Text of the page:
With all of the technological advances that have happened in the last few decades, travel has become easier than ever. One thing that has remained the same, though, is road trips. Somehow, these types of trips still maintain all of the nostalgia that they did when the automobile was first created, and it’s one reason why we still love them so much. The cars may have changed, but the way we take them is still very much the same.

Speaking of which, the actual planning of the road trip is half the fun, and it seems like everyone has their own way of doing so. This means that we’re here to let everyone know that Google Maps is an incredibly valuable tool when it comes to creating everything from the itinerary to each stop, and this is how to use it. Trust us – road tripping will never again be the same.

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A Crash Course In Google Maps For Road Trips

Let’s be honest: Many of us don’t realize that when we use Google Maps for directions, we can also use it to create our own directions. Both the app and the site have undergone significant changes that have made it super easy to plan, map out, insert notes, and bookmark specific spots by the user. Additionally, this mapped-out itinerary can also be shared easily with family and friends which makes a game plan ridiculously easy. They can be given permission to change, add, or alter the map, as well, which is a unique tool to have when it comes to planning a trip for a group.

The Options For Map-Building Are Almost Overwhelming

Those who enjoy an abundance of details will be thrilled to know that Google Maps allows users to create various layers on each map. This means that an itinerary can literally be broken down day-by-day, with each day becoming a different map layer, all on the same map. Additionally, details – such as cafes, restaurants, hotels, attractions, and the like – can all be added with ease, along with notes for each one. And if a fellow traveler doesn’t approve? Simply give them map permissions and allow them to add a new place to the itinerary.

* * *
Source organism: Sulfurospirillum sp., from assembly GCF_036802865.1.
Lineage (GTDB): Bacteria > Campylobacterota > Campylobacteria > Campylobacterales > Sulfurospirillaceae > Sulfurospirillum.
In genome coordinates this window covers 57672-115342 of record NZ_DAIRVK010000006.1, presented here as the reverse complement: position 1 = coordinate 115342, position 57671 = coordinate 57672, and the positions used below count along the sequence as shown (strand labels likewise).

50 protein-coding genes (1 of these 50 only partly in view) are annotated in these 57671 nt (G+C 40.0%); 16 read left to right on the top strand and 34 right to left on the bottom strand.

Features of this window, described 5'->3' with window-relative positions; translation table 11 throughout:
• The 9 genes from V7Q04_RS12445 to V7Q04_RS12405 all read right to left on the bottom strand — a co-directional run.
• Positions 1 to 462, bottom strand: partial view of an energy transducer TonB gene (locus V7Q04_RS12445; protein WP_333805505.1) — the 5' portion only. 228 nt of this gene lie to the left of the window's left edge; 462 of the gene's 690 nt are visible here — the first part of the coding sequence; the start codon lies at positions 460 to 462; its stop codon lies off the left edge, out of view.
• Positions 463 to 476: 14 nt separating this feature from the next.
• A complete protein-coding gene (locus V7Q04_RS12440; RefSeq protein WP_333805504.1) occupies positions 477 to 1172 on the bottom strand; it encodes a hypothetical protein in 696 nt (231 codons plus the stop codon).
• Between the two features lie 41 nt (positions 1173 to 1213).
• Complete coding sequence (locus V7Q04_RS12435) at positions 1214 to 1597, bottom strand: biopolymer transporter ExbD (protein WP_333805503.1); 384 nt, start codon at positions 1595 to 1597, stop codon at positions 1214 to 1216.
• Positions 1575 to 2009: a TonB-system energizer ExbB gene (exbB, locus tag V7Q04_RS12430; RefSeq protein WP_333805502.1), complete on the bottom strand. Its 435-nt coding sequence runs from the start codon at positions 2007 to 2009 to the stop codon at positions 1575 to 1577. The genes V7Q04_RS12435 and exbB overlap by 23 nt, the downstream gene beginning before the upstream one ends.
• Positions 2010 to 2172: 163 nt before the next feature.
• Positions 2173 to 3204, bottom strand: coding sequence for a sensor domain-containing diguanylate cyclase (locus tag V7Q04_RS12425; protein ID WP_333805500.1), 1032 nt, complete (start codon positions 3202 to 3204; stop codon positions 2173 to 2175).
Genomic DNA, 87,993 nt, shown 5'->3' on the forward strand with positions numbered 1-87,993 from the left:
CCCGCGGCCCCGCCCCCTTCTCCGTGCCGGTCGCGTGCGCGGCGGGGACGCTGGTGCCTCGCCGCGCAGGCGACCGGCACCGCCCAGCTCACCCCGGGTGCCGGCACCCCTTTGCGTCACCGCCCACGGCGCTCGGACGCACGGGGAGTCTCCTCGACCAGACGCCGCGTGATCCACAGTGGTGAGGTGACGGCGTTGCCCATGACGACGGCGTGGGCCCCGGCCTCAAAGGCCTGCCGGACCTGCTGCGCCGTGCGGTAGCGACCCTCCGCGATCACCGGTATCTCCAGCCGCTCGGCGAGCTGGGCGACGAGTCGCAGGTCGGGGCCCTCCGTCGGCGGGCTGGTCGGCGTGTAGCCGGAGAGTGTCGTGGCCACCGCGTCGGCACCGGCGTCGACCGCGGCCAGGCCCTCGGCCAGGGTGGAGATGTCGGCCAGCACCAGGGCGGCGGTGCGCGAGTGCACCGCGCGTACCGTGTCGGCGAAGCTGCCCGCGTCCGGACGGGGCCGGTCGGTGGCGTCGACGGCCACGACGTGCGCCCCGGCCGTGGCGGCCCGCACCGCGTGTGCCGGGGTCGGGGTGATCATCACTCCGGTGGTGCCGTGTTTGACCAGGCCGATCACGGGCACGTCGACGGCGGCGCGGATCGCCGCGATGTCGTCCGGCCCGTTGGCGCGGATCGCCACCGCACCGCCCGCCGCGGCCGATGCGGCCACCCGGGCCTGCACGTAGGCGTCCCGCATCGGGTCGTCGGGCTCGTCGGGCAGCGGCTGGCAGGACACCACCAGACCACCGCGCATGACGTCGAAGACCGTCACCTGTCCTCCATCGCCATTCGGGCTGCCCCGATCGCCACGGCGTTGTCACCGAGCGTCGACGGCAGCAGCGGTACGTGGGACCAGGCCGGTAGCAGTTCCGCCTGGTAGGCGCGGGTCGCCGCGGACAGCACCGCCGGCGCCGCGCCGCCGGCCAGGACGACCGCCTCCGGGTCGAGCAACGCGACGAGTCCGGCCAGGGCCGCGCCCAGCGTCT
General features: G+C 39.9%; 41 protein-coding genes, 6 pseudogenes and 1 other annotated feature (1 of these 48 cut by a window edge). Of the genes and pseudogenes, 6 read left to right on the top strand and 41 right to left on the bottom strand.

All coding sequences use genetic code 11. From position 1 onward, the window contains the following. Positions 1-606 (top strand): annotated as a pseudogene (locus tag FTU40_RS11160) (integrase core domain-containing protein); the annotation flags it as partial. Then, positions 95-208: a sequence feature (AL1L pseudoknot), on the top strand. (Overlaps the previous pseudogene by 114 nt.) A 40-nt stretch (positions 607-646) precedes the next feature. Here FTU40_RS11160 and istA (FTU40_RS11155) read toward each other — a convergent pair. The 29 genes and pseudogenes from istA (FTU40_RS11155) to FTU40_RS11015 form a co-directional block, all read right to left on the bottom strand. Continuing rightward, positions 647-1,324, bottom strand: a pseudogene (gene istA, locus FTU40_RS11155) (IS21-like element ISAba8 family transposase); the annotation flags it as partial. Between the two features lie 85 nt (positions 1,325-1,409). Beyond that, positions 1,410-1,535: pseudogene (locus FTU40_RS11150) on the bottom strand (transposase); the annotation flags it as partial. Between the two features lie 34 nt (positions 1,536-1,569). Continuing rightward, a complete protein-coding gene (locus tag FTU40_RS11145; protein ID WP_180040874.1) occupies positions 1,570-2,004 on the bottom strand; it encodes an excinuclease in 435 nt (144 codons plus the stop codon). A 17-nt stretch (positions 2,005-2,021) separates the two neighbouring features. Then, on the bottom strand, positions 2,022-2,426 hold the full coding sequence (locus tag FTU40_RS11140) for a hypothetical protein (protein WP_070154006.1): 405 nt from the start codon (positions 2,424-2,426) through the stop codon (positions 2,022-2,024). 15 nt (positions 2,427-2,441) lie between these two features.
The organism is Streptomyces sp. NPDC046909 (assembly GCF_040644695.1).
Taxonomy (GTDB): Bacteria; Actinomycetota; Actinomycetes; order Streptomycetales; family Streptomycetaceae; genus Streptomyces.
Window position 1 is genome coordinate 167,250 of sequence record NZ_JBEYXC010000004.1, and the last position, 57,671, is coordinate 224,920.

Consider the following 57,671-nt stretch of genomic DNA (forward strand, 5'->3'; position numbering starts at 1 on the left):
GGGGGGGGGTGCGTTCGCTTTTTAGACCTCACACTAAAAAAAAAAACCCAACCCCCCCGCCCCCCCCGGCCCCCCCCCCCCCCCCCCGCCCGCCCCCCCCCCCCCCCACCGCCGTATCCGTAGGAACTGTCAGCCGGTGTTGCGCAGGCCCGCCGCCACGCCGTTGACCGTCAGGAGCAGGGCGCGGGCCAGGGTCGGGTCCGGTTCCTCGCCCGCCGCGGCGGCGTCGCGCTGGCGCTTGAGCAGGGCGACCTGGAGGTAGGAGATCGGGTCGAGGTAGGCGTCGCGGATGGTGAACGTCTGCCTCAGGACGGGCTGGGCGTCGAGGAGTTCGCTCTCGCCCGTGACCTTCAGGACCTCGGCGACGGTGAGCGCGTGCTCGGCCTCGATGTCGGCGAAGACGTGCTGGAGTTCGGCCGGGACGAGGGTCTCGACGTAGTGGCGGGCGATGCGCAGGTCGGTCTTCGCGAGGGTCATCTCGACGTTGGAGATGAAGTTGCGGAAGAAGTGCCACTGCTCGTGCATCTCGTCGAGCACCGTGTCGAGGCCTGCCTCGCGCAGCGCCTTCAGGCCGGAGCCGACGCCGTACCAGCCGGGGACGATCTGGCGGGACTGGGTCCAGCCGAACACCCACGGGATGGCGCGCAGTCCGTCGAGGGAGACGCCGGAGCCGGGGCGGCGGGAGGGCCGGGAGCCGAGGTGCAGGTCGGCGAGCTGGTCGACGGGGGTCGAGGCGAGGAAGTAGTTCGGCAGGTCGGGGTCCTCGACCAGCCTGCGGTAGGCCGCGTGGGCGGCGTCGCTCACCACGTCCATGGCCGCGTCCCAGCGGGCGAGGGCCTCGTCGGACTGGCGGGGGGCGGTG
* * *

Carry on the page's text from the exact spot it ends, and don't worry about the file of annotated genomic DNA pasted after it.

Pins make it easy to pinpoint (no pun intended) specific locations, and they can also be color-coordinated. This means that if a pin is in red, it could mean an optional spot. All the pins in orange could mean breakfast spots, while pins in blue could mean dinner locations. In terms of a road trip, all the green pins might mean hotel stops while yellow pins could mean possible attraction stops along the way. In between points, creators can add ‘driving directions’ which are helpful in navigating from one place to another throughout the day. The options are truly endless, and it all exists in the palm of the map creator’s hand – and it’s all for free.

Creators can also search for locations through Google Maps, which is a huge help in regard to finding restaurants, lodging, or attractions. A simple search can provide travelers with all the options they need before adding the best to the map with a pin. Therefore, users will never need to leave the app or browser in order to find places to stop along the way.

Use It Across Any Device, Then Share It With Friends

The great thing about Google Maps is that it can be used across any device, on any platform. So, if the creator has an iPhone and a friend has a Samsung, there’s no issue – it works both ways. For tablets, Google Maps can still be used via the web browser rather than the app, which is still just as easy to use.

Sharing the map is as easy as utilizing a web link to copy, paste, and share. The creator of the map itinerary has the option to keep the map private or make it public, which means that anyone who has the link can view it. If the app permissions are changed, then anyone who has the link can also edit the map.

Things To Note When Road-Tripping With Google Maps

While the app can practically do anything regarding an itinerary, there are some things that it can’t do, and they’re worthy of note. For starters, Google Maps allows users to have full control over their itineraries, driving directions, and location markers, but the map itself can’t be used for actual directions. Therefore, it should be used as a guide, with travelers plugging in each destination to a separate GPS according to what the map dictates. Additionally, the map must have an internet or data connection in order to work; however, the loophole is to open the map prior to going offline in a browser, and then leaving it up in the background.

Another thing to note is that only ten layers can be added to any individual map. While this isn’t an issue for those who aren’t planning trips that span longer than a couple of weeks or so, it could be for those covering a large distance. In this case, multiple maps must be created, which can be a hassle when switching back and forth between maps and map layers.

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